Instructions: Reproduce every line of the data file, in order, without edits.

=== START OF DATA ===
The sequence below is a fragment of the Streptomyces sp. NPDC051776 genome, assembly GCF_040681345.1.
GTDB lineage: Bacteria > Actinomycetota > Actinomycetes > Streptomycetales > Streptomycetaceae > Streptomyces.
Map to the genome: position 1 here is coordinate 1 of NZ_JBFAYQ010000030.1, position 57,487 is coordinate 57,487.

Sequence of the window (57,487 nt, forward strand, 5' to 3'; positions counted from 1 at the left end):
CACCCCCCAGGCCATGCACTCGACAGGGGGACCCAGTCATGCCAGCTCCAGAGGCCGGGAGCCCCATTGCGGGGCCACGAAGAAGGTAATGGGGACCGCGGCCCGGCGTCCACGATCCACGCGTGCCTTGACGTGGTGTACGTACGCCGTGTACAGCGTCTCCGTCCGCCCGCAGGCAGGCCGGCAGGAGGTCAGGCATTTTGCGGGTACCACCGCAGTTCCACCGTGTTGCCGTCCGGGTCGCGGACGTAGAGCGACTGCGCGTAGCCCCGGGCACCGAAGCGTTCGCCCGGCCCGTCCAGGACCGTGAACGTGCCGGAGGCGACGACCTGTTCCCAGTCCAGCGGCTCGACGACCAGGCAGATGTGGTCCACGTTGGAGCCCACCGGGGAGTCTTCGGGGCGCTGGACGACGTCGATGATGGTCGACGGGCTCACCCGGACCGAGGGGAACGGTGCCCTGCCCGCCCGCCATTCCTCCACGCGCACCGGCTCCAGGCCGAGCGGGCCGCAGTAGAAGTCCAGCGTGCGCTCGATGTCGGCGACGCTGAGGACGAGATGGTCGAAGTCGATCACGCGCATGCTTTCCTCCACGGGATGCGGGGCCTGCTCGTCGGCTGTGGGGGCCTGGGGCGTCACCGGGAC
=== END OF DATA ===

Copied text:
The sequence below is a fragment of the Streptomyces sp. NPDC051776 genome, assembly GCF_040681345.1.
GTDB lineage: Bacteria > Actinomycetota > Actinomycetes > Streptomycetales > Streptomycetaceae > Streptomyces.
Map to the genome: position 1 here is coordinate 1 of NZ_JBFAYQ010000030.1, position 57,487 is coordinate 57,487.

Sequence of the window (57,487 nt, forward strand, 5' to 3'; positions counted from 1 at the left end):
CACCCCCCAGGCCATGCACTCGACAGGGGGACCCAGTCATGCCAGCTCCAGAGGCCGGGAGCCCCATTGCGGGGCCACGAAGAAGGTAATGGGGACCGCGGCCCGGCGTCCACGATCCACGCGTGCCTTGACGTGGTGTACGTACGCCGTGTACAGCGTCTCCGTCCGCCCGCAGGCAGGCCGGCAGGAGGTCAGGCATTTTGCGGGTACCACCGCAGTTCCACCGTGTTGCCGTCCGGGTCGCGGACGTAGAGCGACTGCGCGTAGCCCCGGGCACCGAAGCGTTCGCCCGGCCCGTCCAGGACCGTGAACGTGCCGGAGGCGACGACCTGTTCCCAGTCCAGCGGCTCGACGACCAGGCAGATGTGGTCCACGTTGGAGCCCACCGGGGAGTCTTCGGGGCGCTGGACGACGTCGATGATGGTCGACGGGCTCACCCGGACCGAGGGGAACGGTGCCCTGCCCGCCCGCCATTCCTCCACGCGCACCGGCTCCAGGCCGAGCGGGCCGCAGTAGAAGTCCAGCGTGCGCTCGATGTCGGCGACGCTGAGGACGAGATGGTCGAAGTCGATCACGCGCATGCTTTCCTCCACGGGATGCGGGGCCTGCTCGTCGGCTGTGGGGGCCTGGGGCGTCACCGGGAC